Many business owners believe they have plenty of time to create a successful plan for the future of their businesses. Most commonly, owners think that if they give themselves a few years, they can transform their businesses into whatever they need them to be: whether that means bigger, more valuable, or more easily sold/transferred. And while each business is different and each owner has different goals, one thing is clear: You likely need to start your planning earlier than you think.
Beginning your planning long before you intend to leave your business often lets you choose the conditions of your exit. For example, let’s say that one day, you’d like to sell your business for as much money as possible. To do so, you must know what your current business value is. You must know which factors give your business its value. You must know what the market for a business like yours is and anticipate any flaws potential buyers might find during due diligence.
The same concept is true if you hope to transfer your business to family members or employees. You’ll likely need to determine whether your targeted successors can successfully run the business, along with whether they are even interested in ownership. You may need to construct plans to keep key employees with the company as and after you exit it. You’ll probably want to determine how long it will take for your successors—who are unlikely to have much money—to cash you out for your share of ownership.
If you wait only until you are ready to exit the business to figure these things out, you may not give yourself enough time to address any issues your business may have. This can prolong the time you’re in your business, which can lead to poor performances or burn out. There are many things to consider, but we recommend a three-step process to begin.
1. Set your goals
Setting your goals long before you’re ready to implement plans gives you a target to aim at. The most important goal to set is achieving financial security. Unless you know what it will take for you to leave your business and never have to work again (unless you choose to), all of the other details surrounding your planning become moot. Once you’ve determined how much you’ll need to achieve financial security, you can decide when you’d like to leave the business, how much money you want (not need) after you leave, and to whom you’d like to leave it (e.g., an outside third party or an inside management team).
2. Account for your resources
Knowing what you currently have makes it much easier to determine what you will eventually need. Consider accounting for all of your resources, including the value of your business and any non-business assets. Many owners have a general idea about the resources they have, but when planning for future success, general ideas often aren’t precise enough. Accounting for your resources with precision provides time for you to close any gaps between the resources you have and the resources you need. If you wait only until you’re ready to implement plans to start accounting for your resources, you may prolong the planning process beyond your wishes or find it difficult to achieve your goals at all.
3. Install Value Drivers
Value Drivers are things that increase the value of your business to an objective buyer. For example, regardless of whether you intend to sell your business to a third party or transfer it to an insider (e.g., family), the new owner will likely expect your business to run smoothly without you. If it doesn’t, you may be expected to stay in your business until the business can run without you. One Value Driver that can address this threat is a next-level management team. A next-level management team, by definition, allows the business to run smoothly without its owner.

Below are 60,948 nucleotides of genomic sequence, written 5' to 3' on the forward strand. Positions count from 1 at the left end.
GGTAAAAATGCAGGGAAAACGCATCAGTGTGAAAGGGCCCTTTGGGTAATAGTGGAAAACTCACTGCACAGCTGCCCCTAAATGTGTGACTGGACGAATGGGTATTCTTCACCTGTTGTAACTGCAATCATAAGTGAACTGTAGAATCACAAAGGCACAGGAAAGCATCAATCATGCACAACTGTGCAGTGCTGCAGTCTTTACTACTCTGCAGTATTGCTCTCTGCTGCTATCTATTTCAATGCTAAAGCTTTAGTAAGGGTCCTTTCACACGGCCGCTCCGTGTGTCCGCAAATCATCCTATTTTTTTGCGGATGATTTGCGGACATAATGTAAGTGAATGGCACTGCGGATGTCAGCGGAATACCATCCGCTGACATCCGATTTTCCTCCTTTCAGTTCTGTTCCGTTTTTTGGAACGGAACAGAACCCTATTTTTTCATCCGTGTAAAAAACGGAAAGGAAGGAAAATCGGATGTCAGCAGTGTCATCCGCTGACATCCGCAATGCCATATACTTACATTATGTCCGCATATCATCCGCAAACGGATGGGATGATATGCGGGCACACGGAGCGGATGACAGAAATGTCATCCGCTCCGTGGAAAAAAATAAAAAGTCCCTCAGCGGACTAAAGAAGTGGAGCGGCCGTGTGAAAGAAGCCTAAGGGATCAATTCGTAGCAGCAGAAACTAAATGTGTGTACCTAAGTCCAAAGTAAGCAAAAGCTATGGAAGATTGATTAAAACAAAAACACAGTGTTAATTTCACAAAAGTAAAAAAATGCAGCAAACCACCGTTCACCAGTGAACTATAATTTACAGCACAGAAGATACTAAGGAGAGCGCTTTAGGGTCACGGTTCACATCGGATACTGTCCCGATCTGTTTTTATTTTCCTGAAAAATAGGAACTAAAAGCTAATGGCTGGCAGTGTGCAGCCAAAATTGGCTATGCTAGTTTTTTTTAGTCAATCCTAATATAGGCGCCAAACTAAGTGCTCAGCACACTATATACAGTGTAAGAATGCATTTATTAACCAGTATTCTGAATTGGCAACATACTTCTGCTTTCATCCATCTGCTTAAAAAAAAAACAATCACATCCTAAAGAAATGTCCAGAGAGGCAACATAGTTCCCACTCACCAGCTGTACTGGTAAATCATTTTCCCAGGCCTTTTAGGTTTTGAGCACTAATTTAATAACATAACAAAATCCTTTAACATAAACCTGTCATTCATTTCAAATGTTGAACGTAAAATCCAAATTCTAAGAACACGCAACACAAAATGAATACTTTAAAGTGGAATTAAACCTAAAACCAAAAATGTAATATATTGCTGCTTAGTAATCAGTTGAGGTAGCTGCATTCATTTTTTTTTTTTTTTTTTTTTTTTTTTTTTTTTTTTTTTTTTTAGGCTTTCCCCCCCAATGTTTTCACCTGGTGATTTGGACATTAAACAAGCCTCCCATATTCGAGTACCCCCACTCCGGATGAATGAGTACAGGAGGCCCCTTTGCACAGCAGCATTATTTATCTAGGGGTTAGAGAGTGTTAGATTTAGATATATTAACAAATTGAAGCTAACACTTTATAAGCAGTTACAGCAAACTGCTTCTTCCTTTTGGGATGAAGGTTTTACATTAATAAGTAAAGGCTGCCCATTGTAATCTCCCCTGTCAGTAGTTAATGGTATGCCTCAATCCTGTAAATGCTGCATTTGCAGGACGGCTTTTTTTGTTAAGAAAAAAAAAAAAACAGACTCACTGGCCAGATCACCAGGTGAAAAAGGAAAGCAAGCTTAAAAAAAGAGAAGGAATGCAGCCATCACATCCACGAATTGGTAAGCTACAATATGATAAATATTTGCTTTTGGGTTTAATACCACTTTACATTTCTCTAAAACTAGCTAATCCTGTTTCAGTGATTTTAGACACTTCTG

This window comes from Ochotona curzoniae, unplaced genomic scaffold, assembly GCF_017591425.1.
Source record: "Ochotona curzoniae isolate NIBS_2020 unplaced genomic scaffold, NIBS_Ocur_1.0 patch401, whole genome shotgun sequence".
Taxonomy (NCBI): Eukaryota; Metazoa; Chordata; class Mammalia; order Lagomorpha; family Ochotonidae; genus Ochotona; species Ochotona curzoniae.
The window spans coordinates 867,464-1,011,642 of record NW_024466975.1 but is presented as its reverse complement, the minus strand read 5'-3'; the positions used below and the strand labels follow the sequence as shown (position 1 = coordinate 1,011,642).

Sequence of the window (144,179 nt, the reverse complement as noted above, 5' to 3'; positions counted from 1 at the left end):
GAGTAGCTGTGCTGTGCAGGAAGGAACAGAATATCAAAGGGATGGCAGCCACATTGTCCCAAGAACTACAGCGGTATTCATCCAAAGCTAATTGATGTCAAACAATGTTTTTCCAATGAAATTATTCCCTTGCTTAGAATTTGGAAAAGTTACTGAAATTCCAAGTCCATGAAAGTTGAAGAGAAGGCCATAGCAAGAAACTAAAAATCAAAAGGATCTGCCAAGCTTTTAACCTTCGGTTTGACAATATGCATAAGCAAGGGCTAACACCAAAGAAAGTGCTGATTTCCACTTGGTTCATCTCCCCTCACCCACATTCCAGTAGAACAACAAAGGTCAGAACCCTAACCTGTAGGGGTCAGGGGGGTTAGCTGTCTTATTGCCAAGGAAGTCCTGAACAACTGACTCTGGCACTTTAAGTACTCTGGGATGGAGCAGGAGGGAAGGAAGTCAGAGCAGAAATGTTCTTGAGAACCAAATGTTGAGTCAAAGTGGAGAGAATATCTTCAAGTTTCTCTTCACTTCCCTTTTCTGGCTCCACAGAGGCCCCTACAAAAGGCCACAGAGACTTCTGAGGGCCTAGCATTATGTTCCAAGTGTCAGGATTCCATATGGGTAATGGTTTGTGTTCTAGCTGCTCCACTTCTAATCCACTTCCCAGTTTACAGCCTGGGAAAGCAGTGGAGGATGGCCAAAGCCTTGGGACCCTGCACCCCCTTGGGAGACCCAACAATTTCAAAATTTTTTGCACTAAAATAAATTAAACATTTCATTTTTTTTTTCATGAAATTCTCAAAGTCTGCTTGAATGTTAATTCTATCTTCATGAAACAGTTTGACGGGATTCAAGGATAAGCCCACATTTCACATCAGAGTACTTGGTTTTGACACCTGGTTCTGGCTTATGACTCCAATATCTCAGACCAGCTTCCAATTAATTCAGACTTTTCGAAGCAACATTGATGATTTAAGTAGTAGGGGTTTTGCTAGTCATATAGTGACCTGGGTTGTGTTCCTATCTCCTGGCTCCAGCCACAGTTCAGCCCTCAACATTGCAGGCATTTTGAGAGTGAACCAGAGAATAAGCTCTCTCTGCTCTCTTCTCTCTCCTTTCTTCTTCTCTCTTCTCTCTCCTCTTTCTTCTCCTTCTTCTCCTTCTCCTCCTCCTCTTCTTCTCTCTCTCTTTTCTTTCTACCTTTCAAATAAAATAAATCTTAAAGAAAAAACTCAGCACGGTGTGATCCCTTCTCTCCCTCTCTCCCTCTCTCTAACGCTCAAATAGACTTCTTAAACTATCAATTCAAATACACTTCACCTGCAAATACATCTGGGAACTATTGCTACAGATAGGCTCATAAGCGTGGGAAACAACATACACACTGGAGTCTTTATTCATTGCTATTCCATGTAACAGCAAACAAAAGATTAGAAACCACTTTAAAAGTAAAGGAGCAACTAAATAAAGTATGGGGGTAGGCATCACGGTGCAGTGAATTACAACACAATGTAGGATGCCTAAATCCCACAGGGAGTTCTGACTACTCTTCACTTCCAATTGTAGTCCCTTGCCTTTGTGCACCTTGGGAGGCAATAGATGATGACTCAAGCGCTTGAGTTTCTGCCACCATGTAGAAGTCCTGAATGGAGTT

Another important Value Driver is a documented process for sustaining cash flow. Documentation allows new owners, managers, and key employees to maintain the company’s profits after you’ve left. Without written and easily understood processes, cash flow can become a game of chance, and few buyers want to take chances when buying a business.
If you’d like to talk about when the right time to start planning for you is, please contact us today. Based on your goals and resources, you can begin to create a road map for the business future you desire.
The information contained in this article is general in nature and is not legal, tax or financial advice. For information regarding your particular situation, contact an attorney or a tax or financial advisor. The information in this newsletter is provided with the understanding that it does not render legal, accounting, tax or financial advice. In specific cases, clients should consult their legal, accounting, tax or financial advisor. This article is not intended to give advice or to represent our firm as being qualified to give advice in all areas of professional services. Exit Planning is a discipline that typically requires the collaboration of multiple professional advisors. To the extent that our firm does not have the expertise required on a particular matter, we will always work closely with you to help you gain access to the resources and professional advice that you need.
This is published by Business Enterprise Institute, Inc., and presented to you by our firm.
Any examples provided are hypothetical and for illustrative purposes only. Examples include fictitious names and do not represent any particular person or entity.